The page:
Plastic Century: a taste of the polluted oceans

Would you drink from a cooler of water littered (literally) with old toothbrushes, candy wrappers, film, drinking straws, and other plastic detritus? What if that cooler represents our oceans, circa 2030? Plastic Century is a simple-but-provocative art installation that demands you to consider, in a visceral way, how plastic is impacting our environment. On display this week at the California Academy of Sciences, Plastic Century was created in honor of Jacques Cousteau's 100th birthday by my pal and Institute for the Future colleague Jake Dunagan, futurist Stuart Candy, artist Sarah Kornfeld, and oceanographer Wallace J. Nichols. From Fast Company:
Plastic Century asks onlookers to drink water from four different coolers, each filled with bunches of plastic. But there's a catch--the four coolers are labeled by year, extending from 1910 all the way through 2030. And, unsurprisingly, the amount of plastic in each cooler rises along with the date.

The creators of Plastic Century came together a month and a half ago when CAS commissioned their piece. "We wanted to see what would it look like if we figured out a way to make artifact, an installation, where people could engage with this difficult topic but where they had options that came out of it," Kornfeld explains. "This is something that people can look at and feel on a visceral level." The emotions that come from drinking trash-filled water--disgust, revulsion, sadness--are offset by the knowledge that 2030 hasn't arrived yet. There is still time to fix things.
"Plastic Pollution in the Water? Drink Up!"


  1. I don’t think you’re supposed to drink ocean water anyway.

    If only we could use ocean trash to plug the oil well…

  2. Some part of me doubts that in 2030 the oceans will be 50% plastic crap by volume as depicted in this photo.

    I mean, there are plenty of dead fish in the ocean, but if you put a dead fish in a water cooler, nobody’s going to want to drink out of it, right?

  3. 1. I won’t drink sea water no matter what is or isn’t in it, as long as it’s also got salt in it. Haven’t those guys ever read any “lost at sea” survivals manuals? Good on ya, NeonCat.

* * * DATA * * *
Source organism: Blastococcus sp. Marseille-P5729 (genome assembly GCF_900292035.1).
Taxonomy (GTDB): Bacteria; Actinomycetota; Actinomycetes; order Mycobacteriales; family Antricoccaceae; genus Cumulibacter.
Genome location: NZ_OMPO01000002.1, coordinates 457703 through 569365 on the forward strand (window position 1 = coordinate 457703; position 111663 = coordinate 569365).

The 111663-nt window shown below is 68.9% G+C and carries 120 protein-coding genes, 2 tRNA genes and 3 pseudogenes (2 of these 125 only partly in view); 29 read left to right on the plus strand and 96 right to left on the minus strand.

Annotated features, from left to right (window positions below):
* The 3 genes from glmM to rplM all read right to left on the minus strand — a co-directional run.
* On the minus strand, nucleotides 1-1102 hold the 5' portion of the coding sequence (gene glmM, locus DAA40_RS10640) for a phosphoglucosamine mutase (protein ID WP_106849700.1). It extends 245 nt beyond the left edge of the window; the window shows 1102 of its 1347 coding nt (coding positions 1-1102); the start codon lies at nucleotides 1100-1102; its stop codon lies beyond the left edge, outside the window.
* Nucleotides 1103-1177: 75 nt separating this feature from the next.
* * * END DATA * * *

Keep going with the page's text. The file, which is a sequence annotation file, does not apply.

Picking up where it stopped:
2. Even if it were Evian, a simple healthy octopus would make me hesitate at drinking it… so, I’m in the same boat as SamLL.

  4. Thanks for these comments. David is correct that this plastic is in our oceans at threatening level.

    Though there is a graph which is along side the installation that points out cumulative global plastic production since 1910. These numbers are quite accurate and the tanks help tell this story.

    Please see graph here:

    Thanks for your comments!


  5. Some clarification: The exhibit does not contain or depict ocean water, it’s fresh water–and drinkable! The amounts of plastic in the coolers correlate to the amounts of plastic that existed on Earth from 1910 (a few years after plastic was invented) to 2010, and then forecast to 2030 if trends continue.

    Half the Ocean would not be plastic in 2030, but there will be over twice as much plastic in existence as today, thus twice as much as the 2010 cooler. The numbers used are scientifically valid, the depiction was made to show this in a compelling way.

    Further info (and a graph) can be found at:

  6. It is definitely an exaggeration to suggest that plastic in the water coolers represents the average amount of plastic in the ocean per gallon of ocean water. Plastic waste is not the same amount, or concept, as plastic production (which is what the installation is depicting). Plastic in your drinking water is far different from plastic that is properly disposed/recycled. There’s also the disconnect between showing plastic in the “ocean” and considering whether it’s drink-worthy…